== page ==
I’m head over heels for my new significant other, but he hates using condoms. I trust him, but with all the STDs going around, I just have to insist on it. How can I make it a better option for him? ± Gladys K., Brooklyn, New York
A: The second-best way to protect yourself from sexually transmitted diseases and practice birth control while you’re at it is for the man to wear a condom. Unfortunately, many guys say that for one reason or another, the prophylactics are uncomfortable: too big, too small, too tight, not tight enough. But that doesn’t mean you or he can skip using one.
You are smart to be concerned about STDs. This past year in the U.S., cases of chlamydia increased by 4.7 percent to 1.5 million cases; gonorrhea is up 18.5 percent to more than 460,000 cases; and primary and secondary syphilis is up 17.6 percent to almost 28,000 cases. And we haven’t even mentioned human papillomavirus (HPV) — it’s virtually universal among sexually active people. Fortunately, there’s a new product that might help make condoms a more appealing form of protection.
After getting Food and Drug Administration approval, an American company named ONE has started marketing custom condoms in 60 different sizes, under the brand name myONE Perfect Fit. (They’re an extended partner of the U.K.-based company TheyFit, which has 66 different sizes.)
The Long and the Short of It: The company offers a downloadable measuring kit on their website or you can enter your own numbers if you know them (length and girth). They also provide recommendations. Sources claim that soon after myOne came to market, customers had ordered condoms in all 60 sizes ranging from 4.9 to 9.4 inches long and 3.5 to 5 inches in circumference.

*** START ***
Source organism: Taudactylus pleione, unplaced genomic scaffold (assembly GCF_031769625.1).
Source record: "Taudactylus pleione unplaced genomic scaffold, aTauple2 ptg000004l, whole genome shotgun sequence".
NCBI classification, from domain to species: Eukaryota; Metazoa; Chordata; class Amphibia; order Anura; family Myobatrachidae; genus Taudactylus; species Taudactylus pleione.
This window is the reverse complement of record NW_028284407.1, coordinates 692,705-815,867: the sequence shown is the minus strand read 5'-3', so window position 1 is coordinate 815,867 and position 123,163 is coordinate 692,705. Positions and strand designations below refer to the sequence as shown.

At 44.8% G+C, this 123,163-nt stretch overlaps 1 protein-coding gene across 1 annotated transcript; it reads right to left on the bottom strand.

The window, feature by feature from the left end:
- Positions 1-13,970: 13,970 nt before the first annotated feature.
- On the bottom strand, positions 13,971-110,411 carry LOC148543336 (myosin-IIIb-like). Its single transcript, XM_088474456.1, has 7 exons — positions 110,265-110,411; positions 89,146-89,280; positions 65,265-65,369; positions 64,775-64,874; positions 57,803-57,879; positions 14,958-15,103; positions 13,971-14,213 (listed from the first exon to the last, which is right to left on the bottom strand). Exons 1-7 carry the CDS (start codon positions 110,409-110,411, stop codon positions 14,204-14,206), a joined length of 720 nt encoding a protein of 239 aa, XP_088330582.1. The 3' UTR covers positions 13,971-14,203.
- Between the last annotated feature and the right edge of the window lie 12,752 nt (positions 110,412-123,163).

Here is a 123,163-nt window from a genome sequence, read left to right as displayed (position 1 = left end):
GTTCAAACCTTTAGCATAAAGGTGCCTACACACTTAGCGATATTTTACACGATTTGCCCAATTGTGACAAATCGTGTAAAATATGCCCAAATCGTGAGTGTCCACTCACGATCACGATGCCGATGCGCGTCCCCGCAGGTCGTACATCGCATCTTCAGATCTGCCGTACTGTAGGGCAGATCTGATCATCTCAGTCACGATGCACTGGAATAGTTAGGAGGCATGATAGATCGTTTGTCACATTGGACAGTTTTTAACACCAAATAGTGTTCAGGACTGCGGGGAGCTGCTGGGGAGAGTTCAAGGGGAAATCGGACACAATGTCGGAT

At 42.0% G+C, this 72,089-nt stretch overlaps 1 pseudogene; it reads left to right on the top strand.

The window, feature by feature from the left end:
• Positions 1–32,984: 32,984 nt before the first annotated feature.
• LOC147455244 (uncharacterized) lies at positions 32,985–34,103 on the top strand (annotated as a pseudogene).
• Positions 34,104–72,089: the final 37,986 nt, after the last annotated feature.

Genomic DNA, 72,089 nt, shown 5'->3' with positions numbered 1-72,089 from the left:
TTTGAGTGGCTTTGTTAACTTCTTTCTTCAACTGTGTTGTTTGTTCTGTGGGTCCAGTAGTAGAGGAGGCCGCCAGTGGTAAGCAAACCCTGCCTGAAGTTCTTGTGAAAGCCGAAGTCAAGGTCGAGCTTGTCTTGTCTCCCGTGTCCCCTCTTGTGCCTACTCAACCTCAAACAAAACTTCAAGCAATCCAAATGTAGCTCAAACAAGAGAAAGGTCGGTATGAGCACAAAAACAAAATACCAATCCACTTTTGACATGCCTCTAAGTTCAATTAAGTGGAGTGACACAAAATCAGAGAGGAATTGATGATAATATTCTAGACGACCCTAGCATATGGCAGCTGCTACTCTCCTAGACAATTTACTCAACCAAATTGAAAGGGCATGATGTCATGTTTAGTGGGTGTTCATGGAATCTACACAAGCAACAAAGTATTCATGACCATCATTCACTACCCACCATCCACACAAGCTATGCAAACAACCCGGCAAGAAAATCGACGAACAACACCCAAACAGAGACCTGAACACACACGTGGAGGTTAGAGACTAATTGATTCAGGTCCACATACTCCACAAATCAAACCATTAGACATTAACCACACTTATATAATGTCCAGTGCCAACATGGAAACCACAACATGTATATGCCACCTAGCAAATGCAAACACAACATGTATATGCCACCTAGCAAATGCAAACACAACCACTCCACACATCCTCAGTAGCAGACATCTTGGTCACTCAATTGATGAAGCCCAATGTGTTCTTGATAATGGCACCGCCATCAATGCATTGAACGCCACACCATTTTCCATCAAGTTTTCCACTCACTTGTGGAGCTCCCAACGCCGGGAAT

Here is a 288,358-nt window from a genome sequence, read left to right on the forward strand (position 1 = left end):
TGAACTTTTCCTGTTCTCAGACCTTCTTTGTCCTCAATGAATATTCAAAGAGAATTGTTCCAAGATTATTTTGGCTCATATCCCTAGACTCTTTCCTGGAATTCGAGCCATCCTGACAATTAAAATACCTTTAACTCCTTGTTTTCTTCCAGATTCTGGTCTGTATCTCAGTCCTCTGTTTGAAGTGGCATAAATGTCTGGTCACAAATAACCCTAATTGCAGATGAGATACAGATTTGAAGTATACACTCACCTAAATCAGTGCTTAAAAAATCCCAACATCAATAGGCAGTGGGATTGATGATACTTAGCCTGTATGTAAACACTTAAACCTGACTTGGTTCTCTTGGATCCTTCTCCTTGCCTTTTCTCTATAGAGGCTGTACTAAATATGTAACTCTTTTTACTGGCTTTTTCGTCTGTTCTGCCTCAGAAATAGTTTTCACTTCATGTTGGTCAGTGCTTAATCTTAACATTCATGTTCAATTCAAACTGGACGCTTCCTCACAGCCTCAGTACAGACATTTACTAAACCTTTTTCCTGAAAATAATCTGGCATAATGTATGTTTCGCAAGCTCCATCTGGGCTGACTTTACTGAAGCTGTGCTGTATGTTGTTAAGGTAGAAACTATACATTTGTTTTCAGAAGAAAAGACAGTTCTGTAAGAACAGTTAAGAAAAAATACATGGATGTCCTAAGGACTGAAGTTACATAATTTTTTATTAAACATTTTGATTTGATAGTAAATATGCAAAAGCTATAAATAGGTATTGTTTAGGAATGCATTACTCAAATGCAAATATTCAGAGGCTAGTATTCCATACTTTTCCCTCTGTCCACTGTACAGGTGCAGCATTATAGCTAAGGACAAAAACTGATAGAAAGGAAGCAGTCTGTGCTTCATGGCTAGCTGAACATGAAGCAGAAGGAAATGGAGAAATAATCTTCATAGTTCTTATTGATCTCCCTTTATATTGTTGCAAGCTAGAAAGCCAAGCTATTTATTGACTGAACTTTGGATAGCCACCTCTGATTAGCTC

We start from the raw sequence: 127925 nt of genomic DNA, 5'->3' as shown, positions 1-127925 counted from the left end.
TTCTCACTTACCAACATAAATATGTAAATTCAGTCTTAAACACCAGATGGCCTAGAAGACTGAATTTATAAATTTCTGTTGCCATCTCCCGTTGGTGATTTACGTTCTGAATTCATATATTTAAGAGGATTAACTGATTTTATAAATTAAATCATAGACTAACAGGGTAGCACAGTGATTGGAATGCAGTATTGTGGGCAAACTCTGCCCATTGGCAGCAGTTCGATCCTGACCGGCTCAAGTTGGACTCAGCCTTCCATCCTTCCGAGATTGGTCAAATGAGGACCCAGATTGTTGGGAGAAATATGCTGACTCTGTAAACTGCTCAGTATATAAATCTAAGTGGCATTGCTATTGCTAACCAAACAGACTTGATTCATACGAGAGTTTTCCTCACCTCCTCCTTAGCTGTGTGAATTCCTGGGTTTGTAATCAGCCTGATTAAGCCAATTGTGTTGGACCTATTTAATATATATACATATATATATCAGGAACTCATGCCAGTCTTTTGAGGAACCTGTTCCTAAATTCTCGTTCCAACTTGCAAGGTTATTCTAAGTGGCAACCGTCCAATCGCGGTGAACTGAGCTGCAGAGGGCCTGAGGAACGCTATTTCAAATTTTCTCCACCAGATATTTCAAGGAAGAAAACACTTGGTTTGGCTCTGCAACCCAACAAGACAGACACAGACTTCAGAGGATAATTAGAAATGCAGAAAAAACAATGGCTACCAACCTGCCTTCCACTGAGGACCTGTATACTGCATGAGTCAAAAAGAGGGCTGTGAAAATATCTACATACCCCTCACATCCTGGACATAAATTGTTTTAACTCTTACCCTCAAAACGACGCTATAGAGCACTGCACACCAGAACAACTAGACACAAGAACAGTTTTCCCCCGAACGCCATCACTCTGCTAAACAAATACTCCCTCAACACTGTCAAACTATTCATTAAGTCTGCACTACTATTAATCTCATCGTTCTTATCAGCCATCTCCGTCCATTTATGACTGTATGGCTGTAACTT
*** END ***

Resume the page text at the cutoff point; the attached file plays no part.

We hope that helps Gladys and good luck with your new beau.
Can you explain the basics of having a healthy gut biome? You hear about all these bacteria that are good for you, but it sounds a little wacky and confusing. — Sandy G., Anderson, Indiana
If it’s any consolation, you’re not much more confused than the researchers who study the complex world of the intestinal microbiome. Some fascinating research is going on, and you can participate: Check out the crowd-sourced research project AmericanGut.org and become a citizen scientist. Also, take a look at the Human Microbiome Project for detailed info at https://hmpdacc.org.
What we do know is that your gut contains about 100 trillion microbes, including bacteria, viruses, fungi, archaea (a sort-of bacteria) and eukaryotes (little buggers that are built a bit differently than bacteria). That’s 10 times as many microbes as there are cells in your whole body. We have these trillions of ride-along microbes to help extract energy from food, help in the production of neurotransmitters such as serotonin and to make sure we have enzymes and nutrients needed for a healthy immune system and regulation of blood glucose. (They also can create some compounds that damage your health.)
Diet appears to have the greatest influence on the composition of the microbiome (not just what bugs are there, but their proportions). The best diet for a healthy gut biome:
• Is rich in high-fiber foods, such as 100 percent whole grains and fresh fruits and veggies. These are prebiotics that feed the health-promoting gut bacteria.
• Eliminates red meat, egg yolks and cheese. The carnitine, lecithin and choline in these foods feed bacteria that produce their own waste products that fuel inflammation. That, in turn, increases your risk of heart attack, stroke, cancer, memory loss and kidney failure over time (like 40 years).
• Avoids processed foods. Emulsifiers, for example (read the ingredient labels) can promote leaky gut, letting inflammatory and disease-causing molecules escape from your intestines into your bloodstream. Not good.
As for taking probiotic supplements, we like taking them because the gut needs all the help it can get. Our favorites are Culturelle and Digestive Advantage.
Mehmet Oz, M.D., is host of “The Dr. Oz Show,” and Mike Roizen, M.D., is chief wellness officer and chair of theWellnessInstitute at the Cleveland Clinic.